You do not want to miss this.

Make sure you check out the long list of world-leading presenters, who will cover most key topics that may be important to people with Down Syndrome as part of the NZDSA Virtual Down Syndrome Conference.

REGISTER HERE

The NZDSA this month will celebrate its 40th anniversary by hosting the largest Virtual Down Syndrome Conference ever organised in this country, to coincide with World Down Syndrome Month.

The virtual conference will offer a stunning variety of high-profile Kiwi and international expert speakers who will cover a wide range of topics including education, health, speech, relationships, ageing and legal issues.

The conference will have several presentations focused on health with Andrea Simonlehner from Natural Equilibrium doing two sessions on gut health and fussy eaters, while Geraldine Whatnell will share her expertise on growing old with Down syndrome.

One session that will be exciting to parents as well as younger adults with Down syndrome will be relationship expert Dave Hicks talking about the theory and practicalities of getting into a relationship. Dave is likely to become a familiar face on New Zealand television as he was the expert on the upcoming television series Down With Love.

One of the speakers from the United States will be Kavita Krell from Massachusetts General Hospital who will explain how you can develop an innovative online health plan from anywhere in the world, while her colleague Dr Brian Skotko will do a presentation about and for siblings of people with Down syndrome.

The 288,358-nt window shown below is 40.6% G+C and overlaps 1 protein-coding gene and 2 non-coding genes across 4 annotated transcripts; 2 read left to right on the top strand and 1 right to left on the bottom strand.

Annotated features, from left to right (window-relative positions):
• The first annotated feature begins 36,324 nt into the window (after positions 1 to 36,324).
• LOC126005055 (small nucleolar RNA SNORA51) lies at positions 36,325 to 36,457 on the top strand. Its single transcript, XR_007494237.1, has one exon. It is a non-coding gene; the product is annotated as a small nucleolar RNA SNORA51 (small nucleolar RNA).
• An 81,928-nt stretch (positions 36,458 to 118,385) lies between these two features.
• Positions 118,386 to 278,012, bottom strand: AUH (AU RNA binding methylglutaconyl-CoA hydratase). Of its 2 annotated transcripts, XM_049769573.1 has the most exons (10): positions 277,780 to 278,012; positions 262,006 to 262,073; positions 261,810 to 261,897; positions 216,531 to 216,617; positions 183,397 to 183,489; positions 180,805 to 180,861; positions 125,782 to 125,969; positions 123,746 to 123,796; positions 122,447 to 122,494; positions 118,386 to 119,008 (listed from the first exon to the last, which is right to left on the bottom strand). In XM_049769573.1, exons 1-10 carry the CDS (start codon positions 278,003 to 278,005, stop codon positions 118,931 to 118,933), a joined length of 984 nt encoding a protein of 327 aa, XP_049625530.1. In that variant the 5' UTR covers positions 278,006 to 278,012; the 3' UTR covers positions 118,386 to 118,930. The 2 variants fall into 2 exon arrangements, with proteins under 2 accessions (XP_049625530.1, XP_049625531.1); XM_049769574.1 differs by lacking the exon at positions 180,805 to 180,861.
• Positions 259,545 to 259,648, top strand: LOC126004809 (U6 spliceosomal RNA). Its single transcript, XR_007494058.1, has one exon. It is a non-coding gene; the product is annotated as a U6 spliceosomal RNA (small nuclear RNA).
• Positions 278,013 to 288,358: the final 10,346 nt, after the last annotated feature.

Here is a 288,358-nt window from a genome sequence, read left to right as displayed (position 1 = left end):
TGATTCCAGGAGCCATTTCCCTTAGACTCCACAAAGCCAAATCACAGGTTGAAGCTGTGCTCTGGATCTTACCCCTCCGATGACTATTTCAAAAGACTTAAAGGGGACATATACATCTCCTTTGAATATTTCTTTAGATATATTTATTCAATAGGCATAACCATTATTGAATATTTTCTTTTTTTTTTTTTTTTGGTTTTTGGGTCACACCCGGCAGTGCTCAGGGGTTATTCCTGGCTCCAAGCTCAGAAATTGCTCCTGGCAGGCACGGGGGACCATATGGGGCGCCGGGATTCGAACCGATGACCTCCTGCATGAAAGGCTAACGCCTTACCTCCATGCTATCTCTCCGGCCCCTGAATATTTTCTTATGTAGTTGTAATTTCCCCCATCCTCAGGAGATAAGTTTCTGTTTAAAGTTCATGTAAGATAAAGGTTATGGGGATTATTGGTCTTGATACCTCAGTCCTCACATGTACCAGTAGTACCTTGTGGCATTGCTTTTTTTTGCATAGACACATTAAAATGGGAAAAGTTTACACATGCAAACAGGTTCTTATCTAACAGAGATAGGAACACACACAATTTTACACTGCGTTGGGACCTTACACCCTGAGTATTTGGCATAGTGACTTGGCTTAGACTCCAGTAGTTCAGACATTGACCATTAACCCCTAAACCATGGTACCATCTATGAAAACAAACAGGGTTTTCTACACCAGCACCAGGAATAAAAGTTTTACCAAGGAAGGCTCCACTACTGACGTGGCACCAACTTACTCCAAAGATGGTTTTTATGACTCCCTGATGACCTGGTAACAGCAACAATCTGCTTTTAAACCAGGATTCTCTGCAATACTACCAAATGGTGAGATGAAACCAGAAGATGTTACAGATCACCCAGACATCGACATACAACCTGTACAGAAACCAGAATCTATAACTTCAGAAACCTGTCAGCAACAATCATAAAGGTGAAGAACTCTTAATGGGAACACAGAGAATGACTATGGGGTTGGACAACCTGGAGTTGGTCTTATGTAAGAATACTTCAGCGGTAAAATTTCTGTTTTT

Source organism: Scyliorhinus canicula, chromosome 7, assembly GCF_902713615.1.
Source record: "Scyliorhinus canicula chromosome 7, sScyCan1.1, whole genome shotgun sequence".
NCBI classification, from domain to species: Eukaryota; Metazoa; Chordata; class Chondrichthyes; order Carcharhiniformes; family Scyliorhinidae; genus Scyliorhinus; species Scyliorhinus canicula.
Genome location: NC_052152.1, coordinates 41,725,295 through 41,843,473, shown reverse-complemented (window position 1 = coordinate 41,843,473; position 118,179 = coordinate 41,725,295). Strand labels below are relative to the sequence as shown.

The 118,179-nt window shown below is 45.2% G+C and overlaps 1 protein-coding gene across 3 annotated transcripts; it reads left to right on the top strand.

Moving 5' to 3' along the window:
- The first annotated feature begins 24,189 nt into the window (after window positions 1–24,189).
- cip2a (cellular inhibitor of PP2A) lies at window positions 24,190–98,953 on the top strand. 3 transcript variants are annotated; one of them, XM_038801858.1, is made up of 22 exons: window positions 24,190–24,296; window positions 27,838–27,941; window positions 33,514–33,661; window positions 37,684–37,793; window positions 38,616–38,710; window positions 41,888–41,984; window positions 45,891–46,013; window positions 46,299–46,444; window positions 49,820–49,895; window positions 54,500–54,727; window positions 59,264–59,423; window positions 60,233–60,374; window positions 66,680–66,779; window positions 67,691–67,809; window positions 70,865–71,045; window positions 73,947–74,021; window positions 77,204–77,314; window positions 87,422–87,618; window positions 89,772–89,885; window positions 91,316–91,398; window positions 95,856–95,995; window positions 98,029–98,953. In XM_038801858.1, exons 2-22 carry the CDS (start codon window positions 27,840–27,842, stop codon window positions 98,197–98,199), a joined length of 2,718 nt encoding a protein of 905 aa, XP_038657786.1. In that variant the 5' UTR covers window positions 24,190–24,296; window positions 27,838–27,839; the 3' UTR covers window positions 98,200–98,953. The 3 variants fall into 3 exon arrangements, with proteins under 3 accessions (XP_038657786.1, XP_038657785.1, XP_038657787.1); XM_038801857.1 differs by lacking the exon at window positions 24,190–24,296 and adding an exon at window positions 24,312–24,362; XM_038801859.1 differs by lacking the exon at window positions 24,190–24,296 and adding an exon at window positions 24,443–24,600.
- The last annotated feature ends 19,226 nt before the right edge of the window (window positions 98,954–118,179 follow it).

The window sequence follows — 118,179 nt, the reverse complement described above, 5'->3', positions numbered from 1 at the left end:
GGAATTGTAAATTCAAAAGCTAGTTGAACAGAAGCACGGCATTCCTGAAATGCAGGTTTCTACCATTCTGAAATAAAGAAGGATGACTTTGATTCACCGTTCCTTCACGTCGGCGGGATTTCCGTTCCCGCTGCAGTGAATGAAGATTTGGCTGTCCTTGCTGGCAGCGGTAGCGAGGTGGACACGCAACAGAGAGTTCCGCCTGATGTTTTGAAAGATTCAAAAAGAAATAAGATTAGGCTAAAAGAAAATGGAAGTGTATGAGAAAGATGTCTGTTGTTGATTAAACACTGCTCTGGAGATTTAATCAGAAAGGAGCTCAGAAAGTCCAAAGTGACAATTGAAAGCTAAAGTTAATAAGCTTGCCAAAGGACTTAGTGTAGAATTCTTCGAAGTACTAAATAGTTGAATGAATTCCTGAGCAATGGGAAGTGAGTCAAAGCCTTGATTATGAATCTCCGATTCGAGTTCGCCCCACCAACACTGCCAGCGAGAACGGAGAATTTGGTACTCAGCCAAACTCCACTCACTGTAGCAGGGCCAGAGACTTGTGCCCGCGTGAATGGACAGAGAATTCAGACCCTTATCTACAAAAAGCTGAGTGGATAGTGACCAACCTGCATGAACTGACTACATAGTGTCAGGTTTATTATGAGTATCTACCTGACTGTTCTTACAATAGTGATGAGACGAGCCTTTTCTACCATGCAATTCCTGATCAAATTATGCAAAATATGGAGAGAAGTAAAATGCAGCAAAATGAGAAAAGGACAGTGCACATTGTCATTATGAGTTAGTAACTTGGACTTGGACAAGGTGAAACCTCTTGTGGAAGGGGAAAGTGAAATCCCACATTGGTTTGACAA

REGISTER HERE

The conference will also offer sessions wellbeing, speech therapy, advocacy and educations, so there will be there something for all stages of life and every member of our community.

The conference will also include a number of sessions specifically for people with Down syndrome, so for the full list of those events, please click here (all these sessions are marked in orange below).

The NZDSA has hosted many conferences, seminars and workshops during its history, but geographical and financial restraints often restricted the number of people who were able to attend.

All those barriers have now been removed by modern technology and the new digital skills we have learned during lockdown.

With modern video conferencing technology, there is no reason to miss out so keep an eye on our E-new and Facebook page for upcoming details how to register.

To get all this information, make sure we can send you our newsletters, so please register your details on the NZDSA website FOR FREE, at www.nzdsa.org.nz

Some sessions will be recorded as a future resource, but many others will not, so make sure you do not miss out on the webinars you are interested.

The NZDSA is non-for-profit charity that receives no Government funding and fully depends on grants and donations, so when you register or think the webinars are of value to you and your community, please remember to make a donation, so we can continue to offer these services to raise the awareness and knowledge around Down syndrome.

REGISTER HERE

 

THE FULL PROGRAMME OF THE VIRTUAL DOWN SYNDROME CONFERENCE

Tuesday 5th October, 7pm – 8pm

Bridget Snedden, President of Down Syndrome International(DSi)

Theme: Wellbeing and Rights

Title:  Getting to the good life – The importance of having a vision

Audience:  Everyone